Is this your final answer?

Are we being trolled?

Dembski’s math makes more sense to me than Fisher’s.

Now you’re back to quoting Dembski? What happened to the “ecological guru”?

Oh, and when are you going to tell me where I can find the genes for chlorophyll in any animal? Or the genes for mammalian hair in fish? Or even the genes for coba venom in a rattlesnake?

Dude, go back to regurgiquoting. At least that’s much more coherent.

My problem with Darwinism is that even when confronted with a lack of transitional fossil organisms, it remains undeterred.

Um, your pal Behe doesn’t seem to think there is any “lack of transitional fossils”. In fact, he says that life evolved through common descent.

Why is he wrong and you are right?

Oh, I forgot — you’re not speaking to me, are you. (snicker) (giggle)

Blast wrote:

Whether I think life forms have arisen or not is entirely academic—becuase they have. Do I think that the fact that new life-forms have arisen invalidates ID—obviously not. What is the actual mechanism? That remains to be discovered.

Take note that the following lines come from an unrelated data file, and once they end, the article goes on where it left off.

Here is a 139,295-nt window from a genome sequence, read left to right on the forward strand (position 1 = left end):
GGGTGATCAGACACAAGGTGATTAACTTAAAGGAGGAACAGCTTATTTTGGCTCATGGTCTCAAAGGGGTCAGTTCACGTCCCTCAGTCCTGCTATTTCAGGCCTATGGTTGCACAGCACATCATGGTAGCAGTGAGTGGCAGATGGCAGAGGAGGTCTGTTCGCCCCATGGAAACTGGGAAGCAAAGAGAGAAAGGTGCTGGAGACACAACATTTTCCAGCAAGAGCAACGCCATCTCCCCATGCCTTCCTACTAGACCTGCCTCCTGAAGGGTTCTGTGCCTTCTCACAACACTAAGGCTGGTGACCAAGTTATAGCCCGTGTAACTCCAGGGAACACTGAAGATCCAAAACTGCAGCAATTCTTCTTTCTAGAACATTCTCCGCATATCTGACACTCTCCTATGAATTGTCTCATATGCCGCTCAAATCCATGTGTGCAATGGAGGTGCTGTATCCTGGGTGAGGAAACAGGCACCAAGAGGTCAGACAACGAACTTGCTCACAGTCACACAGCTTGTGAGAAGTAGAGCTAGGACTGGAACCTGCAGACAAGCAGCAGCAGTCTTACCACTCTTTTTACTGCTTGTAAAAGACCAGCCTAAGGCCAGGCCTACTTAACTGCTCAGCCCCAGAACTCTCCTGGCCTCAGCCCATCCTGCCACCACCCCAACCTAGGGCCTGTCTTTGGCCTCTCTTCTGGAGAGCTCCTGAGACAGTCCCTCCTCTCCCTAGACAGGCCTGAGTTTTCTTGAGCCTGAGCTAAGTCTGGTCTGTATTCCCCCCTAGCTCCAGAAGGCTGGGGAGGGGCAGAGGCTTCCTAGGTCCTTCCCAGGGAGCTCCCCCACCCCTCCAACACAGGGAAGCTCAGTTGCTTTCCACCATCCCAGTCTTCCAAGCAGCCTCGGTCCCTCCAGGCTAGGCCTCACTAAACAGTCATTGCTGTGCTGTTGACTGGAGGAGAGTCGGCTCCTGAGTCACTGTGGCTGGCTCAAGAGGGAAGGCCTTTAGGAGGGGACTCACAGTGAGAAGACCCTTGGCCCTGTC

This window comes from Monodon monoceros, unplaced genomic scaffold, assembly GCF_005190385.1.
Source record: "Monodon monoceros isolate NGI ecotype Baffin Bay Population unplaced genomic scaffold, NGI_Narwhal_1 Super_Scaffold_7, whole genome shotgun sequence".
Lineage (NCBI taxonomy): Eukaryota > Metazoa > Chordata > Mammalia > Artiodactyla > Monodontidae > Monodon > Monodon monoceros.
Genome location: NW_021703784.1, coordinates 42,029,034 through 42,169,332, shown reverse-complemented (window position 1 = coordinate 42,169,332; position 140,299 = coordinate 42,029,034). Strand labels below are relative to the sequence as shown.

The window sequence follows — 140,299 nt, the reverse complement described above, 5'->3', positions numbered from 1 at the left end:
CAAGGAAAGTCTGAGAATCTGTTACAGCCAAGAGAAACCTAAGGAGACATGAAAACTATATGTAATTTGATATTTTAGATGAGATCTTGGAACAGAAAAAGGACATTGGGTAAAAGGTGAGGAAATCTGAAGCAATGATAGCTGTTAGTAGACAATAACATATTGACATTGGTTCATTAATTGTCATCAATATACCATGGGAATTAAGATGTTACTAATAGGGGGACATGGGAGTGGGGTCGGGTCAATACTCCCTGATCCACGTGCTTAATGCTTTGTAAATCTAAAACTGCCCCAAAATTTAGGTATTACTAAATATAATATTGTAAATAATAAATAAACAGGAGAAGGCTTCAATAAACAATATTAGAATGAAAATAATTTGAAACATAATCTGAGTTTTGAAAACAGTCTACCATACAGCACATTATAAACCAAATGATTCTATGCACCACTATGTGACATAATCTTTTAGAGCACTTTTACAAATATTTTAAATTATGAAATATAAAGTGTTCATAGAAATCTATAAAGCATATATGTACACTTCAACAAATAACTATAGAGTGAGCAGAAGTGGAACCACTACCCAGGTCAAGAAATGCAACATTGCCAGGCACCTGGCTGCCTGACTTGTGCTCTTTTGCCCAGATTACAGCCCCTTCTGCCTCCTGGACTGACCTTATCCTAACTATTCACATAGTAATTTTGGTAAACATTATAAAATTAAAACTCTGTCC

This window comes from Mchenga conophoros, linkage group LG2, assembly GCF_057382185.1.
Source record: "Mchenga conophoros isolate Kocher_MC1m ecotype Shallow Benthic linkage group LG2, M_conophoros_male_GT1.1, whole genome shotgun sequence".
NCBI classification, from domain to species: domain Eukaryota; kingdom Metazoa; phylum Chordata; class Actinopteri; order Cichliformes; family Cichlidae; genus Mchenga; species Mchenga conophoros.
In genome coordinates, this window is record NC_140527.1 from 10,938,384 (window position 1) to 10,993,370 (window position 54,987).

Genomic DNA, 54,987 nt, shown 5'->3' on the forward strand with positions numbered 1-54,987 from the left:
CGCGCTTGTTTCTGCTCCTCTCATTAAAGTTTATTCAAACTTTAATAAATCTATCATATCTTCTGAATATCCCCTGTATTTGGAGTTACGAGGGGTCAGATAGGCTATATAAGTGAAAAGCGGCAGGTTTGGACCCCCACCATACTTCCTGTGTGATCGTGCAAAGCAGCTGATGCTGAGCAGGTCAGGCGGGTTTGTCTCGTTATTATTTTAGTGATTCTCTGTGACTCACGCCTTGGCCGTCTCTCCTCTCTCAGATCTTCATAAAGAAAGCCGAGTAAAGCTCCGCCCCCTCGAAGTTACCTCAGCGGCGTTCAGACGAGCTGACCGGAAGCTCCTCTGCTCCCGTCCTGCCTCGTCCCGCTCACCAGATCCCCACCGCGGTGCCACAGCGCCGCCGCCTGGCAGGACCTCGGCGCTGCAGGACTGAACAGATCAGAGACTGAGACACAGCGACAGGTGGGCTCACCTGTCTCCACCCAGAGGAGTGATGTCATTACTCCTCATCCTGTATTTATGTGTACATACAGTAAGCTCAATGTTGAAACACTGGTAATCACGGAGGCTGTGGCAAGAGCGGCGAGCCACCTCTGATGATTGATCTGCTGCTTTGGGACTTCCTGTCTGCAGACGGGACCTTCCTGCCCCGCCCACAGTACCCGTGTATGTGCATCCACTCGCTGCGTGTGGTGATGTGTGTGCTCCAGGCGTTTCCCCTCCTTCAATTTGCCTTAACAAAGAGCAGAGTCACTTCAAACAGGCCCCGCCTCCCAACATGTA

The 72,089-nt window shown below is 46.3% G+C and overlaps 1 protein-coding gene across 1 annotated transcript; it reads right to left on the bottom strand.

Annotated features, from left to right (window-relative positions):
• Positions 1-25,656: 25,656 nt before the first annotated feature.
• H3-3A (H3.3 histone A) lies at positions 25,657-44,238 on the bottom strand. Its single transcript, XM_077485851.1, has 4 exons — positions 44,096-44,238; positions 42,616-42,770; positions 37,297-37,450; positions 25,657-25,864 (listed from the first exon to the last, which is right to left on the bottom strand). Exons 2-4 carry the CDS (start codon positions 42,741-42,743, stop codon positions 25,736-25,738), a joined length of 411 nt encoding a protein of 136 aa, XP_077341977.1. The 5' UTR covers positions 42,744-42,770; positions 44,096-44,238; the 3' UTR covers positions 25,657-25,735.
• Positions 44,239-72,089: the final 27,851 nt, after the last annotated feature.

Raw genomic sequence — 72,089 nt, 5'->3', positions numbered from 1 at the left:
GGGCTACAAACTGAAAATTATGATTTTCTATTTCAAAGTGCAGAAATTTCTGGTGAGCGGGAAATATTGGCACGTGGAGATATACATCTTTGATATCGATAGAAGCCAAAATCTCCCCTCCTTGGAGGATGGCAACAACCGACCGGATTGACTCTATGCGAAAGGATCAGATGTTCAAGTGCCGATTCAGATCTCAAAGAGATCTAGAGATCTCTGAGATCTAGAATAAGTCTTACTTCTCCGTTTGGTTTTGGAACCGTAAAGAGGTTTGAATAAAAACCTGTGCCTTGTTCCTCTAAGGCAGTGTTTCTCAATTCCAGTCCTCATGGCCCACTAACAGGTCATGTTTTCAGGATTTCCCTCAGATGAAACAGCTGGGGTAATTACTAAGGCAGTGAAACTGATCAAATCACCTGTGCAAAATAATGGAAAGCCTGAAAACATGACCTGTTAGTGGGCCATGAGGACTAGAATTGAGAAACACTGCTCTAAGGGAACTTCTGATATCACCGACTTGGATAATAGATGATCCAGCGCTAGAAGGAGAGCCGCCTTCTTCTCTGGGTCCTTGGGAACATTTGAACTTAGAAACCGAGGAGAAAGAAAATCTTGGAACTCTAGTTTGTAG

If you think transpeciation has occurred, then why quote Huxley saying that the fact that it has not been observed is a problem for Darwinism?

If transpeciation occurs, what is intelligently designed?

PvM Wrote:

So Darwin never addressed the issue? Is that Blast’s argument? And yet he makes the claim that Darwin’s theory requires infinite plasticity.

Is this your final answer?

Let me be more precise: Darwin says that he can envision species giving rise to genera, genera to families, families to orders, and (in the first edition)orders to classes. Why does he stop at classes? Why not continue the progression from classes to phyla and from phyla to kingdoms? Why does he stop at the class level? What is the mechanism for stopping?